ADEN // Al Qaeda still has the capacity to undermine Yemen's fragile transition to democracy despite the Yemeni army scoring major victories against the terror network in 2012.
Al Qaeda in the Arabian Peninsula (AQAP) is threatening to retake areas in southern Yemen that it was forced to abandon during a joint US and Yemeni offensive last year.
Security officials in the south, anti-AQAP militia members and analysts told The National that AQAP still has large numbers of fighters prepared to reinstate its "Islamic Emirate" in parts of Abyan and Lahj provinces and expand attacks against government targets.
To highlight the threat posed by militants, they launched numerous attacks between June and December last year, a period in which more than 71 security and counter-terrorism officials were killed, including 12 last month.
"Al Qaeda knows when and how to attack," said Abdulsalam Mohammed, President of the Sanaa-based Abaad Strategic Center. "It wants to disrupt the political progress and it knows that chaos will work in its favour."
Yemen's transitional president, Abdurabu Mansur Hadi, has taken a strong stance against terrorism since succeeding Ali Abdullah Saleh, the country's long-time president who stepped down in February last year.
Although Mr Hadi's government has struck several blows against AQAP, the terror network is estimated to have thousands of fighters in Yemen, according to Yemeni officials.
Remnants of the Saleh regime have sought to capitalise on the instability, which has put pressure on Mr Hadi, as some Yemenis say they preferred life under Mr Saleh because the country was safer when he was president.
With Mr Saleh set to go to the US for medical treatment, his opponents are upbeat about next month's reconciliation talks, saying the former president's absence will improve the chances of success at the discussions.
But a rejuvenated Al Qaeda threatens to further destabilise the country.
A notable example of AQAP's capabilities was its assassination of Salem Qatan, the commander of the southern military region - a key figure in the country's counter-terrorism efforts in Abyan.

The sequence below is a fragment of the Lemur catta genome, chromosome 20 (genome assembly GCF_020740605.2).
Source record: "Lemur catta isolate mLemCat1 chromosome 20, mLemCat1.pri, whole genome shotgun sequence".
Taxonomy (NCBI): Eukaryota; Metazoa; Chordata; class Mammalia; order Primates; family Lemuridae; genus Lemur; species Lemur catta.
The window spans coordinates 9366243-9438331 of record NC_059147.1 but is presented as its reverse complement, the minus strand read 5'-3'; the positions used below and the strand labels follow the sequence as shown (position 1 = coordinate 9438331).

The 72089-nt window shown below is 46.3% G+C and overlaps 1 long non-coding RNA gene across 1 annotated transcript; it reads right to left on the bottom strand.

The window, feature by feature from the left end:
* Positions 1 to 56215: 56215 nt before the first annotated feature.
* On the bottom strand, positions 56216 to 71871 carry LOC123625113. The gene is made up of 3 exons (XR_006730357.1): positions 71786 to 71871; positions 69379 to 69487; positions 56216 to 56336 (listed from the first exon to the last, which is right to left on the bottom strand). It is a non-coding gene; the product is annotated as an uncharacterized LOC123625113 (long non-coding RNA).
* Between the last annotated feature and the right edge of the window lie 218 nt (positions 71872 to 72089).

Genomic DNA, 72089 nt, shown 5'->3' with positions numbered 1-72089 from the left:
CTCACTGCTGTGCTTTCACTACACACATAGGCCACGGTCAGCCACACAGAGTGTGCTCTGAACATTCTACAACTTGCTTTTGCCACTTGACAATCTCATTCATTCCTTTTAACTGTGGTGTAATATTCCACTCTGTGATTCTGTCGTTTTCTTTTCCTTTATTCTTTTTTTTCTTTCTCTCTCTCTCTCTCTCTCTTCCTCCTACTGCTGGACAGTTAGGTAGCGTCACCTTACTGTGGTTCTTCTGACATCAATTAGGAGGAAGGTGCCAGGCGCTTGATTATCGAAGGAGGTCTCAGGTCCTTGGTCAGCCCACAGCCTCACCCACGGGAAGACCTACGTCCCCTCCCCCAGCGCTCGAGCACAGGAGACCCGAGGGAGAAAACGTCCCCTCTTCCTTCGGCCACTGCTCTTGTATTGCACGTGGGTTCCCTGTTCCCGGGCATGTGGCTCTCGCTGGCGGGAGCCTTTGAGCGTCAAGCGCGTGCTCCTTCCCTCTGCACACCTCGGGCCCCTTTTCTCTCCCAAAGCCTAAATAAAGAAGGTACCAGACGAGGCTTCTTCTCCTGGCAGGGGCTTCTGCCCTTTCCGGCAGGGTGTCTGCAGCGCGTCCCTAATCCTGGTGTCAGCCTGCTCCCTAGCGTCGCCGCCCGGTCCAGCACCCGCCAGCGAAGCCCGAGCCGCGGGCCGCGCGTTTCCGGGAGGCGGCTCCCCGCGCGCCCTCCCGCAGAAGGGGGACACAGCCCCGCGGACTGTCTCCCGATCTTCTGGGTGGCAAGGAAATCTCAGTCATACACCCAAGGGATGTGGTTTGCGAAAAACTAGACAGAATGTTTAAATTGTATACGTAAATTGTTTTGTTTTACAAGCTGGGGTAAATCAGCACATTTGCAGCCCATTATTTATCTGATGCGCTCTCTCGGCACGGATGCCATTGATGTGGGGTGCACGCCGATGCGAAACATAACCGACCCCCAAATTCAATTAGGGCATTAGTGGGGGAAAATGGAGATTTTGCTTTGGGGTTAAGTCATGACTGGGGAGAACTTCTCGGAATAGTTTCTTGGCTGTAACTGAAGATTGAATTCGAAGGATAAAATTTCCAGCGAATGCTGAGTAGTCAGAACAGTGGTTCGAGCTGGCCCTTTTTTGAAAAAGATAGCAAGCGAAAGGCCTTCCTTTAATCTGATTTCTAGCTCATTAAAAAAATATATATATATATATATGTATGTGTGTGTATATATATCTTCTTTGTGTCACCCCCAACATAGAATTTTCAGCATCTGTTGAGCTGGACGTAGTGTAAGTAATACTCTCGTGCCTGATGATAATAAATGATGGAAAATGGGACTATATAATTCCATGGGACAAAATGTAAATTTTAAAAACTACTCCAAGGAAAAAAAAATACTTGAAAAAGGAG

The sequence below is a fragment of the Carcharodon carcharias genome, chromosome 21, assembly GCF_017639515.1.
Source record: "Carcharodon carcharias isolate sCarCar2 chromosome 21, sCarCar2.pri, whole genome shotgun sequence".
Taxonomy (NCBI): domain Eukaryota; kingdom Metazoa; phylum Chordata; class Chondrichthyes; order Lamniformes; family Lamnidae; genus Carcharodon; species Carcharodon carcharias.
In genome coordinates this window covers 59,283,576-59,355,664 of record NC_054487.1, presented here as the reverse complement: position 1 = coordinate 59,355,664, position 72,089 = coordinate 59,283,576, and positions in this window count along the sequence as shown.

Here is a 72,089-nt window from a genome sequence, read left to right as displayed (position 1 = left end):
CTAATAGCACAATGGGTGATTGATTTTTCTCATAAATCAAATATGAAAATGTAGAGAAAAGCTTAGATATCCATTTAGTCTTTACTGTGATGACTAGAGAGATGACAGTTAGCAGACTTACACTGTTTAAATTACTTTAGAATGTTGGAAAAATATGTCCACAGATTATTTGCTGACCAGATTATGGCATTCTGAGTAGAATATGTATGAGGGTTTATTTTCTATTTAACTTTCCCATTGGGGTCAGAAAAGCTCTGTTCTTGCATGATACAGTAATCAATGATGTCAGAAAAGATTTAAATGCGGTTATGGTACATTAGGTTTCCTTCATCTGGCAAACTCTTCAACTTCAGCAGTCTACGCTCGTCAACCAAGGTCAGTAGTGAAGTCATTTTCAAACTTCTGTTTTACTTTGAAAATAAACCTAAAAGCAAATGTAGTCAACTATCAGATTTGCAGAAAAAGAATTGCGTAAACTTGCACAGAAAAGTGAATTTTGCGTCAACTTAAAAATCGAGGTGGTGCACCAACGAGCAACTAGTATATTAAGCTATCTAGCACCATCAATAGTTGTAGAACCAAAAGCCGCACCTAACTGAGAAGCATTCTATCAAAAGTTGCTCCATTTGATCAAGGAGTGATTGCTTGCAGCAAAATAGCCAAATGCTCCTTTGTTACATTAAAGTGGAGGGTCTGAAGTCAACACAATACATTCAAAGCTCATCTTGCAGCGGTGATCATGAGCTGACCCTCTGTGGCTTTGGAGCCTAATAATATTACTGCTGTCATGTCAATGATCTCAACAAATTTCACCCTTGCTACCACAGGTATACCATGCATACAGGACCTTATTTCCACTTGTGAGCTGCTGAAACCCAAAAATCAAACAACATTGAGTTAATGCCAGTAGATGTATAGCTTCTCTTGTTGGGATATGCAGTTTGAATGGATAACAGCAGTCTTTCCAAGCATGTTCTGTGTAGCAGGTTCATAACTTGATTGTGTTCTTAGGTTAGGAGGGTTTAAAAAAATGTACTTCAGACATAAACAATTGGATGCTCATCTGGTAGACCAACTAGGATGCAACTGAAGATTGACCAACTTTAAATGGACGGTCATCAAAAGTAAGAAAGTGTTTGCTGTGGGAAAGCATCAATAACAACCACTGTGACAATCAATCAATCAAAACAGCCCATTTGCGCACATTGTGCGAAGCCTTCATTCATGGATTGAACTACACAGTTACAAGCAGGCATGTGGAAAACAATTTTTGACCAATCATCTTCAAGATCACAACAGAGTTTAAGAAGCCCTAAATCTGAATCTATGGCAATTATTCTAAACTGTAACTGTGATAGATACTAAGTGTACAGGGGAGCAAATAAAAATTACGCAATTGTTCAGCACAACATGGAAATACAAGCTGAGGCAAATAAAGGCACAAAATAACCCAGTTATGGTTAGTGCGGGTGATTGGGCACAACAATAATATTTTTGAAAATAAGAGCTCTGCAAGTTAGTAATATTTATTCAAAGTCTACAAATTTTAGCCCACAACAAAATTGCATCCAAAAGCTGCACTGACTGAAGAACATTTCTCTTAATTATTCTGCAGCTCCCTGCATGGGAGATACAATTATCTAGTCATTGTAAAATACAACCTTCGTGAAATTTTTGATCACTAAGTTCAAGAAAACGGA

Ali Al Rathi, a political security official in Aden, said that Ansar Al Sharia, which controlled parts of Abyan and that is an offshoot of Al Qaeda, is also planning more attacks.
Even when handicapped by the Yemeni government's counter-terrorism actions, militants have been flexible enough to change their strategy to remain effective.
Their targets have been officials involved in Yemen's counterterror efforts such as Yemen's minister of defence who, for example, was the target of six assassination attempts last year.
AQAP has also retaliated against pro-government tribal fighters who assisted the army in flushing out militants in the south.
The Popular Resistance Committees (PRC) played a critical role on the front lines but its members have paid a heavy price for fighting alongside the military.
After the fighting ended last October, the Yemeni army failed to provide protection to the committees and hundreds of fighters have been assassinated by AQAP.
The PRC is unlikely to fight should clashes with AQAP resume, say some fighters.
"Al Qaeda killed more than 400 of our fighters after the war and more will die. This built emotional fear within us and realisation that we could be
killed at anytime," said Ali Radman, a fighter within the resistance committees.
Mr Radman fought Al Qaeda for months and lost four relatives during combat.
He said the government's neglect of fighters might give Al Qaeda the upper hand in future wars. "We were vulnerable after the war but were ignored. It is best that this war is led by the government and not us."
In late August, an Al Qaeda suicide bombing in the Abyan city of Jaar killed 45 committee fighters at a funeral.
Days later, a suicide bomber failed in an attempt to assassinate the PRC leader Abdul Latif Sayyed - the fifth attempt on his life.
At this point, the US had also intensified drone strikes in an attempt to limit Al Qaeda.
Hundreds of suspects militants have been killed by drones but misdirected strikes have stirred public anger.
A drone strike in September hit a bus in Al Baitha province killing thirteen, mostly women and children. Such attacks are helping AQAP, however, as it creates the right conditions for the network to recruit fighters.
Meanwhile Nabil Al Basha, an outspoken member of parliament, expressed his anger and urged the government to take a hard line on the violations of US
drones on Yemeni soil. "Extrajudicial killing is prohibited in all laws and legislation but nothing is currently being done to stop the US drone
assault and the killing of innocent people," said Mr Al Basha.
Under political pressure, Mr Hadi was forced to admit that he had approved US drone strikes in Yemen.
AQAP has also announced its intentions to win back control of Aden, Yemen's business capital.
At least 14 terror attacks were recorded in Aden last year. Its governor is not underestimating the risks but insists they were on high alert.
"We know Al Qaeda wants to retaliate but this is working in our favour," said Waheed Rasheed, Aden governor. "The government is more
cautious and better prepared to take on Al Qaeda."
But Ahmed Al Bahri, a top official in Yemen's opposition Haq Party, sounded a warning.
"It's far from over with Al Qaeda," he said. "Yemen is still the top destination for terror militants."